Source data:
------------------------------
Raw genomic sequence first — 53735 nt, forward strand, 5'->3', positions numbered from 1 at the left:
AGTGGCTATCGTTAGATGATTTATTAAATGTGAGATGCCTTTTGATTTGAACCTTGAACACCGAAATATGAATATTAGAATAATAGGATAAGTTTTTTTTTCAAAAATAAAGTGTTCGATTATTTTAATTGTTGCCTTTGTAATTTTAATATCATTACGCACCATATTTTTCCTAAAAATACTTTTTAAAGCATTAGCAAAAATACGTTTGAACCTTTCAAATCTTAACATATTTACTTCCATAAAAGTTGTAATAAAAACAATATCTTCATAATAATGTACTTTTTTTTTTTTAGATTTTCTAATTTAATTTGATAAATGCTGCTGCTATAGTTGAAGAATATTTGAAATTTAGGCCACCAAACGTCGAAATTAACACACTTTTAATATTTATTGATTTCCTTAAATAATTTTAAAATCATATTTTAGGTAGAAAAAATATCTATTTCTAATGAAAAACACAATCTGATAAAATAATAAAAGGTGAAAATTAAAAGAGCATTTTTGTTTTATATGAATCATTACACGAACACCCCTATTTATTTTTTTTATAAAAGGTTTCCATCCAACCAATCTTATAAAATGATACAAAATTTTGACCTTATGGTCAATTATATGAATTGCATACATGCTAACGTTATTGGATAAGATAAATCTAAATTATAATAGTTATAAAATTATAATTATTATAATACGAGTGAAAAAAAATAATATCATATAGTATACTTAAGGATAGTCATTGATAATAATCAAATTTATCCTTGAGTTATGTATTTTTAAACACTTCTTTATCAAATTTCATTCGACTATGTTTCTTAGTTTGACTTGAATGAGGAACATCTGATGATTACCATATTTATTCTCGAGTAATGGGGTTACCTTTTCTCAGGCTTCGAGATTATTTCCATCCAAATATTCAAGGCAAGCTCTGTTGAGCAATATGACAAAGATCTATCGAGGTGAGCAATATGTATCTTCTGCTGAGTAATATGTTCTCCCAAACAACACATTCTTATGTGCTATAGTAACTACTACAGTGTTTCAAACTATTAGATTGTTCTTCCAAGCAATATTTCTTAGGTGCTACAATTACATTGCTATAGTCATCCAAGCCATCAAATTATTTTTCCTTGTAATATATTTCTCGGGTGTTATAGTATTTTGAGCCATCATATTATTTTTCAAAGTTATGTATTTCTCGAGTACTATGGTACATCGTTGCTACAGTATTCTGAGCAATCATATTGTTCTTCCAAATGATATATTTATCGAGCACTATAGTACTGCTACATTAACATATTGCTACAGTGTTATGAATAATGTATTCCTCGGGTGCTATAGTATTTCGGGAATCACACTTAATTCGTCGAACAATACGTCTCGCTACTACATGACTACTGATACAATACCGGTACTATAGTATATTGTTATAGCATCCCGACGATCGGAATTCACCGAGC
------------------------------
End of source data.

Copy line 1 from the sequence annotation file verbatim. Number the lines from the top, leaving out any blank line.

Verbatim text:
Raw genomic sequence first — 53735 nt, forward strand, 5'->3', positions numbered from 1 at the left: